Judge denies city’s bid to dismiss lawsuit in controversial code enforcement case

A judge in the Middle District Court of Florida on April 22 denied the city's motion to dismiss the lawsuit, which stemmed from homeowner Jim Ficken facing $30,000 in fines and foreclosure actions.

DUNEDIN — Cutting through the legal weeds on a highly publicized case of a homeowner at odds with the city over unmowed grass, the latest is a court ruling expected in several weeks.

A judge in the Middle District Court of Florida on April 22 denied the city's motion to dismiss the lawsuit, which stemmed from homeowner Jim Ficken facing $30,000 in fines and foreclosure actions.

The court noted that it failed to rule on the motion to dismiss “as a result of its heavy case load” and that “to preserve judicial economy, the court will deny the motion to dismiss and rule on defendants’ motion for summary judgment," wrote Jay Daigneault, an attorney for the city, in a memo April 24.

He said with both parties expected to file responses to the others’ motion for summary judgment, the court will have a full record upon which to base its ruling, which he believes will happen within six to eight weeks.

This will permit the court to look beyond the amended complaint and perform a thorough review of the submitted evidence, unlike a review of the motion to dismiss, Daigneault wrote.

"In short, the ruling on the motion to dismiss was not a substantive event as the court reached neither the facts nor the law of the case — it simply made no sense procedurally for the court to rule on the motion to dismiss when motions for summary judgment had already been filed,” he wrote.

According to Ficken's law firm, the Institute for Justice, his legal challenge stems from a two-month period in the summer of 2018, during which Ficken was in South Carolina tending to his late mother’s estate. While he was out of town, the man he had hired to tend to his lawn died unexpectedly and the grass was left to grow.

Ficken eventually cut the grass himself after he returned home, but by then it was already too late. Dunedin had been fining him $500 per day for months, starting when he was out of the state, an IFJ news release said.

“Dunedin made regular visits to Jim’s property to check for noncompliance, but never once tried to tell Jim that he was under investigation or that he was racking up violations,” IFJ Attorney Andrew Ward said. “But the government is supposed to provide reasonable notice. The city’s treatment of Jim violated his right to due process, and we look forward to showing just that in court.”

However, city officials have said the property has a long history of code violations that resulted in fines imposed.

“This issue is about compliance. This is about requiring a property owner maintain his property without prompting and without expenditure of city funds,” City Manager Jennifer Bramley said in May 2019.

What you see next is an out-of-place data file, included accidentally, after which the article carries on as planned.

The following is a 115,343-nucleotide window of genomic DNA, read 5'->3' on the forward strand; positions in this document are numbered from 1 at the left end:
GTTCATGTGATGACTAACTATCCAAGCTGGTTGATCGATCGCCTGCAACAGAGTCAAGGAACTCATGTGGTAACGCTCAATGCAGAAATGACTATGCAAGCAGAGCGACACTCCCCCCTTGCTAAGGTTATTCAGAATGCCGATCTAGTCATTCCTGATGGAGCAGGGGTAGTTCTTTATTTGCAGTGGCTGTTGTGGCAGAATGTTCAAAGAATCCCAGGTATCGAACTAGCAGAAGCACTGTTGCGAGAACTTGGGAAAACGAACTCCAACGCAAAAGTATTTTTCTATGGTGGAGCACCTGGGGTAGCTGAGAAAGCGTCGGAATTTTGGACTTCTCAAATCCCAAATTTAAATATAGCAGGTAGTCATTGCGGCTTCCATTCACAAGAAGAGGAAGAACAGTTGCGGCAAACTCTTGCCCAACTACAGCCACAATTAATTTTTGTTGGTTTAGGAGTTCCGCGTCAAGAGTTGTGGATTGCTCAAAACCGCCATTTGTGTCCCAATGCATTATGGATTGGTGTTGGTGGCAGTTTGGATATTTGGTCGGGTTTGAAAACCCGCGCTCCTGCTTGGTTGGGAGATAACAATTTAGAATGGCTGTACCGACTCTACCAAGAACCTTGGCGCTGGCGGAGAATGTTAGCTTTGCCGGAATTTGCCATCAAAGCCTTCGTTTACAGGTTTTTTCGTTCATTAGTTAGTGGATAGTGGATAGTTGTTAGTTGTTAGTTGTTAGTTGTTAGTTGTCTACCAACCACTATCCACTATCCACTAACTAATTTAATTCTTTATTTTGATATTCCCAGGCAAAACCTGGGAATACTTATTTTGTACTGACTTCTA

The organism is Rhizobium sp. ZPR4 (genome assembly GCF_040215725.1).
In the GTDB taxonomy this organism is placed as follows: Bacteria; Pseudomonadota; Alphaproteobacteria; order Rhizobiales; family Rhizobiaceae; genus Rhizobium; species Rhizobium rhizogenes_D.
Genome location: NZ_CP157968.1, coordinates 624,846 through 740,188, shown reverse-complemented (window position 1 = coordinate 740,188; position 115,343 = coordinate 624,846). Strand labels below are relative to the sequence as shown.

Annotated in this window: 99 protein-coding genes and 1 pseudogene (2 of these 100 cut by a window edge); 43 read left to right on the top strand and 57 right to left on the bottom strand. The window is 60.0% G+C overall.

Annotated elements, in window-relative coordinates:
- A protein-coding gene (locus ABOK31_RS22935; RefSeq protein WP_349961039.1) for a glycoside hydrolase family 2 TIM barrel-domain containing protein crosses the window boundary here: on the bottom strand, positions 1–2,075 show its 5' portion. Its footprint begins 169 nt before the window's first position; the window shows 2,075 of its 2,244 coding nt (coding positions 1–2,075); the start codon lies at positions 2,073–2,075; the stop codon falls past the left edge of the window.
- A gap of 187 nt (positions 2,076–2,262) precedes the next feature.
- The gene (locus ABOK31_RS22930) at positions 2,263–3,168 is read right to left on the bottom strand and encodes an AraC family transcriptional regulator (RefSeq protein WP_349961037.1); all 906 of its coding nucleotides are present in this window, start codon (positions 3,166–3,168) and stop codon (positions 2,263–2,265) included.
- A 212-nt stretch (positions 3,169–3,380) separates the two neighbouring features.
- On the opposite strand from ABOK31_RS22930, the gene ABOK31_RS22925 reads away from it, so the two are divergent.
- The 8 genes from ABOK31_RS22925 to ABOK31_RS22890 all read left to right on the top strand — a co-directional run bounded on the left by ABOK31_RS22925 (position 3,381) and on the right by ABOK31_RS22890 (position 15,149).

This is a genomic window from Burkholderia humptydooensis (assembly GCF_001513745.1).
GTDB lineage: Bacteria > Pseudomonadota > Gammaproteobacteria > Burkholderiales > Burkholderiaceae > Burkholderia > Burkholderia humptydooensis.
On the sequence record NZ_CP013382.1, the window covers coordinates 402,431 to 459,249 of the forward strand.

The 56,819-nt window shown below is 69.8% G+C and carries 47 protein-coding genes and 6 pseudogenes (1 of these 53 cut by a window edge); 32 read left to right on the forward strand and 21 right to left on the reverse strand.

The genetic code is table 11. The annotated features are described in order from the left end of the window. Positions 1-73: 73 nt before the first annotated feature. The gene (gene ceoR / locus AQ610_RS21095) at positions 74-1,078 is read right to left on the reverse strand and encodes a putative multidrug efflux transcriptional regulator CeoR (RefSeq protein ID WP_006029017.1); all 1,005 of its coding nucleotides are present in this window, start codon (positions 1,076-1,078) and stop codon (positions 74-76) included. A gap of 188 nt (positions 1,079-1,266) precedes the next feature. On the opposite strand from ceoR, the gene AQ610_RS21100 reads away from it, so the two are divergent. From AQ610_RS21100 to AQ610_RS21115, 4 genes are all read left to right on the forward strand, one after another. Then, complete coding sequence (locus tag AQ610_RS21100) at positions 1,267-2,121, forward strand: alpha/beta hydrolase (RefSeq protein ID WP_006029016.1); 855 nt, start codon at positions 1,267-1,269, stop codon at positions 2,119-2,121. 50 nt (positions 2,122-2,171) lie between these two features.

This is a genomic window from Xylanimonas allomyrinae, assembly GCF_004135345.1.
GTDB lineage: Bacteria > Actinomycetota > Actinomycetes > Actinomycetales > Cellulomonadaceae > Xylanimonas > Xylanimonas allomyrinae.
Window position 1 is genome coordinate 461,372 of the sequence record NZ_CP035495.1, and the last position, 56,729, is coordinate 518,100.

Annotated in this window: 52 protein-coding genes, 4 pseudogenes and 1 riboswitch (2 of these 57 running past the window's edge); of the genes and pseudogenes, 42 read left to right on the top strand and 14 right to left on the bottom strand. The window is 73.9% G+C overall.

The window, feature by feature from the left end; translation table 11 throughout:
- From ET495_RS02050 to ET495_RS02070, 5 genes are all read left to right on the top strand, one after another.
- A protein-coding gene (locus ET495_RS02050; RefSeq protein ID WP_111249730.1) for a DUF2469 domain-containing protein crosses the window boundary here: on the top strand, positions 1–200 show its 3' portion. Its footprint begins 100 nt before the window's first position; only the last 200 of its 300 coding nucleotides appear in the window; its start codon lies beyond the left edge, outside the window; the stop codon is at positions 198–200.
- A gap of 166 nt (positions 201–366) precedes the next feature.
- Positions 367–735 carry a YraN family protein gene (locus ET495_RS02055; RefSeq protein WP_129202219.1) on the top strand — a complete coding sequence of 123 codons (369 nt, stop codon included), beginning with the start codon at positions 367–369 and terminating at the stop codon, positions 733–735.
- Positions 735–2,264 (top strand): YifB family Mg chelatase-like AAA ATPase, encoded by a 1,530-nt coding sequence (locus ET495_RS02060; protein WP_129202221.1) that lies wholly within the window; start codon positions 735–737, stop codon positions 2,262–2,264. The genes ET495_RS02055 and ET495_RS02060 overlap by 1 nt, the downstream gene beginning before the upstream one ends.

In a statement, the city said it had to intervene 12 times since 2007 to get Ficken to properly maintain his property. Each time, the property was brought into compliance but only after intervention.

It was not until 2015 that code enforcement staff recommended repeat offender status in the case after receiving numerous complaints from the neighborhood regarding the property on Lake Marion Lane, Bramley had said.

The code enforcement inspector contacted Ficken on behalf of Suncoast First Trust about the property shortly after June 5, 2018, and informed him that his grass needed to be cut because it could cost him up to $500 a day as a repeat offender, Bramley said.

This case was brought to the Sept. 4, 2018, Code Enforcement Board hearing, which resulted in two separate board orders that total $23,500 plus interest and recording costs.

On May 7, 2019, the board authorized the city attorney’s office to file foreclosure actions.

The case had drawn national media attention in the past year, with Ficken's attorneys saying they have heard from several other homeowners about what they consider overzealous code-enforcement actions in the city.

City officials have said some of the media coverage has been one-sided. Nevertheless, they are addressing their code-enforcement policies. Mayor Julie Ward Bujalski suggested at a February work session the need to make change is so great that perhaps code enforcement requires a new name, such as Code Compliance Department or Community Betterment Department.

“I think it needs a new name, a rebranding … because code enforcement has such a negative connotation,” she said.

The case is considered by the institute to be part of a broader effort to put a stop to out-of-control municipal fines. The IFJ news release said Ficken has won "round one in tall-grass lawsuit."